Representational Intersectionality and Persons of Mixed Races Research Paper

Excerpt from Research Paper :

Representational Intersectionality Beyond Race:

Persons of Mixed Races and Categories of “Otherness” in Feminist Studies

Intersectionality is not simply a popular term in academia or a hot buzzword in the popular discourse. It is something that feminism must come to terms with to make a difference in people’s lives and to change the ways in which women are represented and their ability to access social justice. The term intersectionality was coined by scholar Kimberlé Crenshaw in 1989, referring to how identity is based upon an interconnected web of social categorizations such as “race, class, and gender” rather than something that could solely be reduced to a singular category, such as gender (“What Is Intersectionality,” 2017, par. 5). The category of gender, Crenshaw notes, also includes sexuality, given the extent to which non-heterosexual women were likewise excluded from many of the concerns of 20th century feminism at the time she coined the term (“What Is Intersectionality,” 2017). Without intersectionality, it was impossible on a legal as well as a theoretical level to address the complexities of economic discrimination women of color were facing, believed Crenshaw (Adewunmi, 2014).

Crenshaw was writing in response to the prevailing notion among many feminists that gender alone was the most salient category for categorizing their lived experience. For women of color, quite simply this was not always the case. And even if they were in situations where gender impacted their sense of self and being, it was not necessarily in the same manner as their white, female counterparts. A good example of this from earlier variations of Second Wave Feminism was the extent to which the ability of women to work was framed with the 20th century by works such as The Feminine Mystique. Early middle-class female advocates of feminism protested that women not being permitted to work after marriage was a serious issue in their disenfranchisement, given this rendered them dependent upon men. It also gave them little stimulation or outlet for their frustrated intellectual impulses, even if they had gone to university. In stark contrast, African-American women, by and large, had to work to support their families—sometimes extended families, rather than the nuclear family that was the focus of feminism during that era. They also had to face racism in the form of discrimination against themselves, which prohibited them from securing employment other than as domestic servants, cooks, and other menial occupations. And, of course, many African-American women had historically been barred from institutions of higher learning or lacked the economic means to attend college.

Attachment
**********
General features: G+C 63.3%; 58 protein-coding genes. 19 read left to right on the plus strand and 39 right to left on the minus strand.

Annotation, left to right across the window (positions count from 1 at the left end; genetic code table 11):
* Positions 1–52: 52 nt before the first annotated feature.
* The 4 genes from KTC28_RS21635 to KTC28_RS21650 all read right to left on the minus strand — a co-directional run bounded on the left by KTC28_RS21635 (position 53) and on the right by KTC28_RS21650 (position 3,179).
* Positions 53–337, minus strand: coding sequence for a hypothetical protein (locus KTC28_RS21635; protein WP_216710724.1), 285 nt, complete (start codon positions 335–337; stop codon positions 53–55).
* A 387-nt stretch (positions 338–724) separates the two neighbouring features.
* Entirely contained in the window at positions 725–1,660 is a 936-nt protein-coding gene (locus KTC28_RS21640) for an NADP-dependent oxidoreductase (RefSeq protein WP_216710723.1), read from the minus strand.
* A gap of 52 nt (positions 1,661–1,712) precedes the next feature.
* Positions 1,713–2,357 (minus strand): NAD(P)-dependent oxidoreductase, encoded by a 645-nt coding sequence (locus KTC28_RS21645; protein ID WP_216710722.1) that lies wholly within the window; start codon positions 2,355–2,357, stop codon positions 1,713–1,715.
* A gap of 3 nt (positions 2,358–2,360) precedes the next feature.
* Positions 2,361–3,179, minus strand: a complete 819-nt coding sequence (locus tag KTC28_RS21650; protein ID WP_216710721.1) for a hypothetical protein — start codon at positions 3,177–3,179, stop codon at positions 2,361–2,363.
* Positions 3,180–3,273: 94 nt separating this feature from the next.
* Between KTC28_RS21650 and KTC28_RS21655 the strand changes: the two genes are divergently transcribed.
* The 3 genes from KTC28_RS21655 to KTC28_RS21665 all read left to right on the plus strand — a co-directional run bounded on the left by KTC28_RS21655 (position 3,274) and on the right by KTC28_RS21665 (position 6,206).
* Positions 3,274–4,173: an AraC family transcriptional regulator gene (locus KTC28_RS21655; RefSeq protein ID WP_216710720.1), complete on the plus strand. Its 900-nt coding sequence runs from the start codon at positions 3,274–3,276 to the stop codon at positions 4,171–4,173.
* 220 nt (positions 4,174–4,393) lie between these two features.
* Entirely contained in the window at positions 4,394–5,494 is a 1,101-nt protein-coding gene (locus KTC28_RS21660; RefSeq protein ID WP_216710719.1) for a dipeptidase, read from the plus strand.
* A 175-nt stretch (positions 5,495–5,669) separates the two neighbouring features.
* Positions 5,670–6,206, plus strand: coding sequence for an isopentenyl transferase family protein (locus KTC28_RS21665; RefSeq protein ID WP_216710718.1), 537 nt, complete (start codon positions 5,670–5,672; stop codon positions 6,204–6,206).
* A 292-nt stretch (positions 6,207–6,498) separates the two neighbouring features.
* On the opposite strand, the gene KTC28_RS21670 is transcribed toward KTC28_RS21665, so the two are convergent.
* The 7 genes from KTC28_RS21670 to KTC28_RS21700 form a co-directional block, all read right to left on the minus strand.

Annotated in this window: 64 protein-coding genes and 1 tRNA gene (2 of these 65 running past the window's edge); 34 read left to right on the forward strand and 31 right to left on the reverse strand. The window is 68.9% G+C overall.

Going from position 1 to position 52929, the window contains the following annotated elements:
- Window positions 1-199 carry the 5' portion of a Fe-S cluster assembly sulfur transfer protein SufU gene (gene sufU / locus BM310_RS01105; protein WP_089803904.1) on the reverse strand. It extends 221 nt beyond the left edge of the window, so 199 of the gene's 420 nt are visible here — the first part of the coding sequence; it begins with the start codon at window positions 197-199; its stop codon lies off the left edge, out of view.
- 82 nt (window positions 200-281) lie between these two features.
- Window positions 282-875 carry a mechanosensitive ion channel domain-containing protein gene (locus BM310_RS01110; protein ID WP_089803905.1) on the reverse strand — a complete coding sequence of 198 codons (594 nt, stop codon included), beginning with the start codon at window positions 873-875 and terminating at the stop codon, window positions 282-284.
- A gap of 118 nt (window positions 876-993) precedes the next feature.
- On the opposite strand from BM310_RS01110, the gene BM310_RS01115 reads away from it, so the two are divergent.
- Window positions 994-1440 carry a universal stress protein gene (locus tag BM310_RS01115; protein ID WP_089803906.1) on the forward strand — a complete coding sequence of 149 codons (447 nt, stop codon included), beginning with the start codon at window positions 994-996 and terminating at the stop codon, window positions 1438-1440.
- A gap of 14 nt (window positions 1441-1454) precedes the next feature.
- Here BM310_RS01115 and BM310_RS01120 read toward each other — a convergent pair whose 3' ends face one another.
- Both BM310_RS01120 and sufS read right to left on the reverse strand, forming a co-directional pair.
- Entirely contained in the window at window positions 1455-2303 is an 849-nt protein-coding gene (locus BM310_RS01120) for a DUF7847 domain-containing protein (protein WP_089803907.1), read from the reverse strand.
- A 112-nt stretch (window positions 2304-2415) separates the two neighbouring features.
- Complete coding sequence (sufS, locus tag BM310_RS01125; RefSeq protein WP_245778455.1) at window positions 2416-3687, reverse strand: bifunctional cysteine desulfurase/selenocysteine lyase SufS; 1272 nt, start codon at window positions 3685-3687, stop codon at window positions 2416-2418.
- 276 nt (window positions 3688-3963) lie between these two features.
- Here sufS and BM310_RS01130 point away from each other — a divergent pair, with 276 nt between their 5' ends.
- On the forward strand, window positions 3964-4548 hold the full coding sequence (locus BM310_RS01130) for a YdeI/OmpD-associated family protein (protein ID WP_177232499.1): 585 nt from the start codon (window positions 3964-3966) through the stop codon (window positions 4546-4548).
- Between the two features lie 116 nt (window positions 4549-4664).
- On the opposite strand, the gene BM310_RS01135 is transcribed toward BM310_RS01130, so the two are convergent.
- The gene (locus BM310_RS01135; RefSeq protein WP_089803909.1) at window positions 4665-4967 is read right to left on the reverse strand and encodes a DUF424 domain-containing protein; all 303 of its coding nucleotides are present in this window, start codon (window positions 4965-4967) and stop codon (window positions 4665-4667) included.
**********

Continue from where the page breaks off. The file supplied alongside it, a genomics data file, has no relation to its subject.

Of course, white women likewise faced discrimination which limited their advancement in school and the workplace. But intersectionality acknowledges the differences in experiences of different women, based upon their various status in regards to race and class, as well as gender. For African-American women, the issues was seldom the ability to work, but how their personhood was acknowledged in work and personal contexts. Furthermore, by acknowledging that access to working opportunities was not in and of itself enough, feminists of all backgrounds could benefit, since the ability to work for less money, promotional prospects, and lower pay than a man was hardly something to aspire to as an employee and a woman.

Of course, intersectionality can and must be framed up as something even more complex than simply white women versus African-American women. The concept of intersectionality suggests women of mixed race, for example, may face further pressures that complicate their relationship with the self and society, including feeling pressure to choose membership in one category or another. It adds complexity to the idea of racial polarization as well, since women of multiple racial identity categories may not see themselves as part of such an oppositional binary.

Intersectionality is postmodern in the sense that it accepts that there is no…

Sources Used in Document:


Adewunmi, B. (2014). Kimberlé Crenshaw on intersectionality. The New Statesman. Retrieved from: intersectionality-i-wanted-come-everyday-metaphor-anyone-could

Friedan, B. (2013). The feminine mystique: 50th anniversary edition. New York, NY: W.W. Norton & Co.

hooks, bell. (1992). Eating the other.” In Black looks: Race and representation. Boston: South End Press, 1992. Retrieved from: and-resistance-annotated

What is intersectionality, and what does it have to do with me? (2017). YW Boston. Retrieved from: have-to-do-with-me/


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